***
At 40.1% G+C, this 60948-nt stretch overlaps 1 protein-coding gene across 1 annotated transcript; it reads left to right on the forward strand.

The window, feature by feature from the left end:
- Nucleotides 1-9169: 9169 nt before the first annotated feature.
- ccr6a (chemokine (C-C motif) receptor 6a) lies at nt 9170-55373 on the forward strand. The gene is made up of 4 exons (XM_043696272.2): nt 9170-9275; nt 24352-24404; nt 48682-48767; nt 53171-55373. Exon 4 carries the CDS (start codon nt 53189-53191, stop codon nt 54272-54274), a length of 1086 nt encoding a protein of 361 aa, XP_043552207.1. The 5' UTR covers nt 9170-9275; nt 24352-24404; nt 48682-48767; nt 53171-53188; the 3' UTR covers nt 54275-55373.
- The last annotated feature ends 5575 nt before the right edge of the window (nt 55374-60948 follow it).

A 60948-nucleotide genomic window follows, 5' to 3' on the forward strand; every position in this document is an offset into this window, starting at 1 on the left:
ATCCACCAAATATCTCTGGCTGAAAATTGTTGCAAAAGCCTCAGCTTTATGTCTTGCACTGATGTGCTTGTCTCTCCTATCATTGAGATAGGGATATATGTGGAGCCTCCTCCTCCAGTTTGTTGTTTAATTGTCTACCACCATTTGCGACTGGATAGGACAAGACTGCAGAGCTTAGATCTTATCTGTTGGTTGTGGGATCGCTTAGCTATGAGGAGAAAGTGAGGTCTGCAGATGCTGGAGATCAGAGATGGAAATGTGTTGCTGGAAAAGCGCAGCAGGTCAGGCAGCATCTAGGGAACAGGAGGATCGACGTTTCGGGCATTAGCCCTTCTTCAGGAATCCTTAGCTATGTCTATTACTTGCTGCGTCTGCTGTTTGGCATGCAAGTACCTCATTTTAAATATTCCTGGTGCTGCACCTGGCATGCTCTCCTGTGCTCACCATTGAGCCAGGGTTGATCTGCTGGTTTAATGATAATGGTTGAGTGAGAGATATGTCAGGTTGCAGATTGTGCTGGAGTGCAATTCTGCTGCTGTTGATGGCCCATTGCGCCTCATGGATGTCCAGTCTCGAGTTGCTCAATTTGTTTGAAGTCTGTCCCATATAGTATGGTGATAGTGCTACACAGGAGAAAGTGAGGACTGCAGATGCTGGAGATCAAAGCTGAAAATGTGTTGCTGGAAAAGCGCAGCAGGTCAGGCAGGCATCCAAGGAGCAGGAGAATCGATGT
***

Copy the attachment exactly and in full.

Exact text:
At 40.1% G+C, this 60948-nt stretch overlaps 1 protein-coding gene across 1 annotated transcript; it reads left to right on the forward strand.

The window, feature by feature from the left end:
- Nucleotides 1-9169: 9169 nt before the first annotated feature.
- ccr6a (chemokine (C-C motif) receptor 6a) lies at nt 9170-55373 on the forward strand. The gene is made up of 4 exons (XM_043696272.2): nt 9170-9275; nt 24352-24404; nt 48682-48767; nt 53171-55373. Exon 4 carries the CDS (start codon nt 53189-53191, stop codon nt 54272-54274), a length of 1086 nt encoding a protein of 361 aa, XP_043552207.1. The 5' UTR covers nt 9170-9275; nt 24352-24404; nt 48682-48767; nt 53171-53188; the 3' UTR covers nt 54275-55373.
- The last annotated feature ends 5575 nt before the right edge of the window (nt 55374-60948 follow it).

A 60948-nucleotide genomic window follows, 5' to 3' on the forward strand; every position in this document is an offset into this window, starting at 1 on the left:
ATCCACCAAATATCTCTGGCTGAAAATTGTTGCAAAAGCCTCAGCTTTATGTCTTGCACTGATGTGCTTGTCTCTCCTATCATTGAGATAGGGATATATGTGGAGCCTCCTCCTCCAGTTTGTTGTTTAATTGTCTACCACCATTTGCGACTGGATAGGACAAGACTGCAGAGCTTAGATCTTATCTGTTGGTTGTGGGATCGCTTAGCTATGAGGAGAAAGTGAGGTCTGCAGATGCTGGAGATCAGAGATGGAAATGTGTTGCTGGAAAAGCGCAGCAGGTCAGGCAGCATCTAGGGAACAGGAGGATCGACGTTTCGGGCATTAGCCCTTCTTCAGGAATCCTTAGCTATGTCTATTACTTGCTGCGTCTGCTGTTTGGCATGCAAGTACCTCATTTTAAATATTCCTGGTGCTGCACCTGGCATGCTCTCCTGTGCTCACCATTGAGCCAGGGTTGATCTGCTGGTTTAATGATAATGGTTGAGTGAGAGATATGTCAGGTTGCAGATTGTGCTGGAGTGCAATTCTGCTGCTGTTGATGGCCCATTGCGCCTCATGGATGTCCAGTCTCGAGTTGCTCAATTTGTTTGAAGTCTGTCCCATATAGTATGGTGATAGTGCTACACAGGAGAAAGTGAGGACTGCAGATGCTGGAGATCAAAGCTGAAAATGTGTTGCTGGAAAAGCGCAGCAGGTCAGGCAGGCATCCAAGGAGCAGGAGAATCGATGT